Miami University Art Museum to Acquire Artwork by Retiring Professor

Folio by Ellen Price

Folio, Ellen Price. 2008.


The Miami University Art Museum will acquire a work of art from retiring Professor of Printmaking Ellen Price. Fellow faculty and students wanted to celebrate Price's thirty-three years in the Department of Art, but were unable to hold a traditional celebration due to coronavirus. Professor Tracy Featherstone coordinated a campaign to shower her with letters recognizing this momentous occasion, and Professor Dana Saulnier worked with Rob Robbins, Chair of the Department of Art, and Bob Wicks, Miami University Art Museum Director, to coordinate the purchase of one of her prints for the permanent collection of the museum.

The 11" x 17" print, titled Folio, was created in 2008. In an ongoing printmaking series, Price uses photographs of relatives dating from the early twentieth century as the catalyst and source material for new imagery. The individual pictured in Folio is William Price, her great uncle, and younger brother of her paternal grandfather. 

Ellen Jean Price Artist Statement: The relocation of my relatives' images from the private sphere of a family album to the public sphere of a gallery wall echoes the place between public and private, known and unknown.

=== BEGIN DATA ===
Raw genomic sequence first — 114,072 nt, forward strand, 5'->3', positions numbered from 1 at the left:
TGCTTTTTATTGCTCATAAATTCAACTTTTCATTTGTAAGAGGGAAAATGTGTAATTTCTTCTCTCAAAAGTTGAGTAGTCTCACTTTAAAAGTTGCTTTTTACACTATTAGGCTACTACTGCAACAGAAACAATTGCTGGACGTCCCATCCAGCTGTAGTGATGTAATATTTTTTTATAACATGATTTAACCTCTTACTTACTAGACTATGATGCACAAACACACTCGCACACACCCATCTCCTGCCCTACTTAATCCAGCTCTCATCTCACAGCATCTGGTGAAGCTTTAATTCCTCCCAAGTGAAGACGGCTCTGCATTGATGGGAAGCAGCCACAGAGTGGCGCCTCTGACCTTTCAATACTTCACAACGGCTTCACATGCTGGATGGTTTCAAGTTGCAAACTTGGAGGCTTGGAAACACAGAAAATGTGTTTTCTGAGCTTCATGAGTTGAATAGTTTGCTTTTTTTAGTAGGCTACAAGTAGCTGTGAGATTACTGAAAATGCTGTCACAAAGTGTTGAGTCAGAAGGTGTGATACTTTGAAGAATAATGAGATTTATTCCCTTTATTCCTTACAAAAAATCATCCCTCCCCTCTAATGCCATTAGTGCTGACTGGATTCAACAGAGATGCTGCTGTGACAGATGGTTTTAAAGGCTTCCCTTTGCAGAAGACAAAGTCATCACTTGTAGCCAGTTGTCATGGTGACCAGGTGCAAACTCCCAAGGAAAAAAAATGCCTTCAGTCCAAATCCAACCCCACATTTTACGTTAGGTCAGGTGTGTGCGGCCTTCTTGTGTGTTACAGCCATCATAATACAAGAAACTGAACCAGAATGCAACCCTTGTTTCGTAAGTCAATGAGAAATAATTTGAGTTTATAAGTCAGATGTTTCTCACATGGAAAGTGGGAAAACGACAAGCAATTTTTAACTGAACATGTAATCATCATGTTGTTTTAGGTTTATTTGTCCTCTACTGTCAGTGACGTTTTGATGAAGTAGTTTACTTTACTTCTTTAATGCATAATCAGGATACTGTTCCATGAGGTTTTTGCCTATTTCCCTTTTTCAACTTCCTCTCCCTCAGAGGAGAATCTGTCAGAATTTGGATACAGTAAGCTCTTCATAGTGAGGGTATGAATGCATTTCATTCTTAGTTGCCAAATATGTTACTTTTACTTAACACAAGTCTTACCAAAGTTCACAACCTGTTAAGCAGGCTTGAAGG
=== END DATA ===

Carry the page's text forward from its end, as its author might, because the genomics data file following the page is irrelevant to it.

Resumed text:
I am the child of a bi-racial marriage (my father is African- American, and my mother is white). As an individual whose African-American descent is not apparent, the space between what is revealed and what is hidden is familiar psychic territory. In our home, the subject of race was both non-existent and ever-present. Growing up in ethnicity-conscious Queens, New York, during the 1960s, I was frequently asked the question, "What are you?" The portrait series serves to locate my identity between the revealed and the hidden and acknowledges the imperceptible pull, which the past exerts on the present. 

The partial or cropped view in this print reflects incomplete knowledge of the subject who bears my surname. There is, at once, a desire to know, connect, and understand and, at the same time, an acknowledgment of what I can never know.